Re: Proposal to add dateExpires to JobPosting


For historical reasons, most Web vocabularies use American English for their natural language definitions. While I am not a native speaker, I am pretty confident that "valid through" is proper American English. More than 5,000,000 pages in the Google index use that term. and GoodRelations use American English in many other places, like

The important thing, however, is that the natural language used in Web vocabularies mainly serves the purpose of empowering people from various cultural backgrounds to properly grasp the intension of the conceptual elements. Nothing less and nothing more. It is clear that a bold, cross-cultural endeavor like cannot meet all expectations from language purists from all parts of the world, while at the same time serving the needs of hundreds of thousands of Web developers, of which most are not native speakers of British English.

Just for clarification: I am not religious about the particular decision of whether validFrom should be renamed to validUntil, except that there are already ca. 50,000,000 Web pages using gr:validThrough, so any change may cause some pain and data quality issues. My main point it that it is useless to argue about the purity of natural language definitions in Web vocabularies that aim at global adoption. It is inevitable that there will be painful pidgin, and our decisions must be based solely on which natural language definitions maximize the proper usage of the conceptual element at Web scale, and nothing else.

Best wishes

Martin Hepp

On Oct 29, 2012, at 2:10 PM, Nicholas Shanks wrote:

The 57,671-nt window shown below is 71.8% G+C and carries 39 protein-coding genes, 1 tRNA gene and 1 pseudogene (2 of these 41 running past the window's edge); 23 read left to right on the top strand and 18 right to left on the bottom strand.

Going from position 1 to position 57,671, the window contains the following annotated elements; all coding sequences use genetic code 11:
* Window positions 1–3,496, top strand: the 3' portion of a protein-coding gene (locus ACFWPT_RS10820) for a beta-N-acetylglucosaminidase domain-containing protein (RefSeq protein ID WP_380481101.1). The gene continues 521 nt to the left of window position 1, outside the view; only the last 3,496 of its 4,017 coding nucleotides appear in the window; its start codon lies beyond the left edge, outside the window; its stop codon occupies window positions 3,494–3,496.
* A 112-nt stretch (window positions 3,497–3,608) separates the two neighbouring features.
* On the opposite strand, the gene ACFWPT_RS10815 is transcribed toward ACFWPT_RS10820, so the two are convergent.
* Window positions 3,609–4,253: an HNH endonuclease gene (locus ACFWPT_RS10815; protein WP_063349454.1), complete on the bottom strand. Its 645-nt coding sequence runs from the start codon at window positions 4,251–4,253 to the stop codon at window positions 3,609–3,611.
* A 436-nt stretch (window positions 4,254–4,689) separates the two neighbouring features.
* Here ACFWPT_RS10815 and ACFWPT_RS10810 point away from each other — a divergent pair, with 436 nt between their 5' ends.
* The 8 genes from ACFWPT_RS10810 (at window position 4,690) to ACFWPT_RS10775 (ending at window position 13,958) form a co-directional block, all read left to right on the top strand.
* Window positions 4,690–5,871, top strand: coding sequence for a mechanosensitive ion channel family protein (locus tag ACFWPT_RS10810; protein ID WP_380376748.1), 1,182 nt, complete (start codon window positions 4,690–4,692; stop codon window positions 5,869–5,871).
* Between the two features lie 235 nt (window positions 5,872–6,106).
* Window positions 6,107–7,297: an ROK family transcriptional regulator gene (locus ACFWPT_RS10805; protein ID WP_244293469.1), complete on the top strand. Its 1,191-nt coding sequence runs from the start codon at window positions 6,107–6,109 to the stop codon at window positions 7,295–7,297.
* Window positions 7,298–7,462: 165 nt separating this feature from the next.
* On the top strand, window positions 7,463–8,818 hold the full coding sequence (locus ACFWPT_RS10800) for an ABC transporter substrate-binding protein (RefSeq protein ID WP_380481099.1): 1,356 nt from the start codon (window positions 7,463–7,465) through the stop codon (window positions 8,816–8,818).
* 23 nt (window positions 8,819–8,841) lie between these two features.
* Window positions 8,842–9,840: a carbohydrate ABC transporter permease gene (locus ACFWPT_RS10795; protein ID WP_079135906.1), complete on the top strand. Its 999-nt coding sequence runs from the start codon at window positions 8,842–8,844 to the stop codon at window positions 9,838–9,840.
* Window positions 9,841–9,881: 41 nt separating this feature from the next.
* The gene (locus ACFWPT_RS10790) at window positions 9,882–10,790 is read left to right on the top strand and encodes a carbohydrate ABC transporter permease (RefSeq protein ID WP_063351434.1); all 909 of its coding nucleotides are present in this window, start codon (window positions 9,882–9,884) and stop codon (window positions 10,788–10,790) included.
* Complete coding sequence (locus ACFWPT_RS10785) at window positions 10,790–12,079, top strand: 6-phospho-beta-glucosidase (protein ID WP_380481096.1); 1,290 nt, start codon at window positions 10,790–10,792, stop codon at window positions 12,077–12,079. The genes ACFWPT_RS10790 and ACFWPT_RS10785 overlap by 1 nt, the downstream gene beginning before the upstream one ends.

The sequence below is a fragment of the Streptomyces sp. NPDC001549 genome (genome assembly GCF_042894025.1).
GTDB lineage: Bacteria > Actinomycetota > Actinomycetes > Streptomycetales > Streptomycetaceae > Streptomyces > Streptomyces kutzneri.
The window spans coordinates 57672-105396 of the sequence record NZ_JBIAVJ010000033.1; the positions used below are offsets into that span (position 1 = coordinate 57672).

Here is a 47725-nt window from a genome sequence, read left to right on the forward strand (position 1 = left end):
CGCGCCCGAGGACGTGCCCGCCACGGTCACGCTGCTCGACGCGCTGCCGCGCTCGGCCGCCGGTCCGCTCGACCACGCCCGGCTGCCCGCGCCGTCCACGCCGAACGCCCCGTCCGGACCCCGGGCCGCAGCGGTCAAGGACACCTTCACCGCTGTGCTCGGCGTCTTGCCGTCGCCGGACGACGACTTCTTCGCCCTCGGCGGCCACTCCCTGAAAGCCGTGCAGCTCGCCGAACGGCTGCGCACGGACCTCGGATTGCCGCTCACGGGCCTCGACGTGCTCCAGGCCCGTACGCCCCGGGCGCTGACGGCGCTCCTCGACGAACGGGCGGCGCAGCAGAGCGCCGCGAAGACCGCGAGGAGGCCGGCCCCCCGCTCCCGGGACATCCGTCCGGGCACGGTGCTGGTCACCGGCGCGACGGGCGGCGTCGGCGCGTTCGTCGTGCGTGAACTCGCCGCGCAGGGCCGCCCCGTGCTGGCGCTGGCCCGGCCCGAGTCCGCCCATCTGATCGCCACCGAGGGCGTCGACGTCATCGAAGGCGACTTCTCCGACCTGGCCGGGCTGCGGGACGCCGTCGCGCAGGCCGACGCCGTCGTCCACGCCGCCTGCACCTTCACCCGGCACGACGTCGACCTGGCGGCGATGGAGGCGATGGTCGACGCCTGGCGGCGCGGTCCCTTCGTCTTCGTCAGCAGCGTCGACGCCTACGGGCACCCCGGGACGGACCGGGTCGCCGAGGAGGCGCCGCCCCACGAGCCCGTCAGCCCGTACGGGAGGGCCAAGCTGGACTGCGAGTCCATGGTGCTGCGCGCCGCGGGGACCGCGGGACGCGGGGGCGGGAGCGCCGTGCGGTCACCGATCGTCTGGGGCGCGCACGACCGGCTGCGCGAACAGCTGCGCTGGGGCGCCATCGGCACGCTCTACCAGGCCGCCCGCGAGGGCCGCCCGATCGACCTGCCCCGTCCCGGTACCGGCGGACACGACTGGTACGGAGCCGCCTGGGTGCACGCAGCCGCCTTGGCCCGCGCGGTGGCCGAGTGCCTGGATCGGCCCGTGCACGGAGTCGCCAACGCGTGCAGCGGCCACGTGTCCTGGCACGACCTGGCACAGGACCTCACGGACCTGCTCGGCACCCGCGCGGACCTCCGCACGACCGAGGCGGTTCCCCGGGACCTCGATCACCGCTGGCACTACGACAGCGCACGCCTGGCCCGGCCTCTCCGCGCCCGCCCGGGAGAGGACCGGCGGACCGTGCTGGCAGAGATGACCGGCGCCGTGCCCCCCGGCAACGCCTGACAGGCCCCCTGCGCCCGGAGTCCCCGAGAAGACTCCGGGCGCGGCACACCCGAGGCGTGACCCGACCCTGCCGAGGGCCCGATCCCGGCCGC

> On 26 Oct 2012, at 16:21, Dan Brickley <> wrote:
>> On 26 October 2012 07:57, Nicholas Shanks <> wrote:
>>> "validThrough" is a horrible name, it grammatically grates on the ear
>>> and sounds much too american for professional use. Please consider a
>>> phrase such as validUntil instead.
>> Can we avoid ethnic/nationalistic slurs on this mailing list please. I
>> have it on good authority that many Americans are quite professional
>> these days.
> Hi Dan, thanks for taking the bait.
> It's true, my knee-jerk reaction was gurgh! That's an Americanismh and form my fingers into a cross to ward off it's inherent evil, but if I had just written my raw emotions, no-one would have paid any attention to me. As Ian Hickson often alludes to, the plight of the front-line coder is often under-represented when standards are being drawn up, as they do not get representation, or if represented, their voice is frequently drowned out. In order to make our voice heard, as individuals, we have to tweak to noses of those in power, or in larger numbers we can take up our metaphorical pitch forks and march on the capital.
> The sub-context of my message was that dialectal phrases, be they Scots, Scouser, Geordie or as I believe is true in this case, from the Mid- and Western US, are inappropriate for use in an English-based vocabulary which is to be used by thousands of speakers of other dialects, and learnt by hundreds of thousands of non-native speakers. I feel that those in positions of responsibility should not be teaching them ebad Englishf (i.e. English which is not universal to all speakers). I doubt you would have replied if I had used a non-specific term such as etoo regionalf or etoo dialectalf?
> At least it wasn't spelt ethruf :)
> \ Nicholas.

martin hepp
e-business & web science research group
universitaet der bundeswehr muenchen

phone:   +49-(0)89-6004-4217
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Received on Wednesday, 31 October 2012 09:10:52 UTC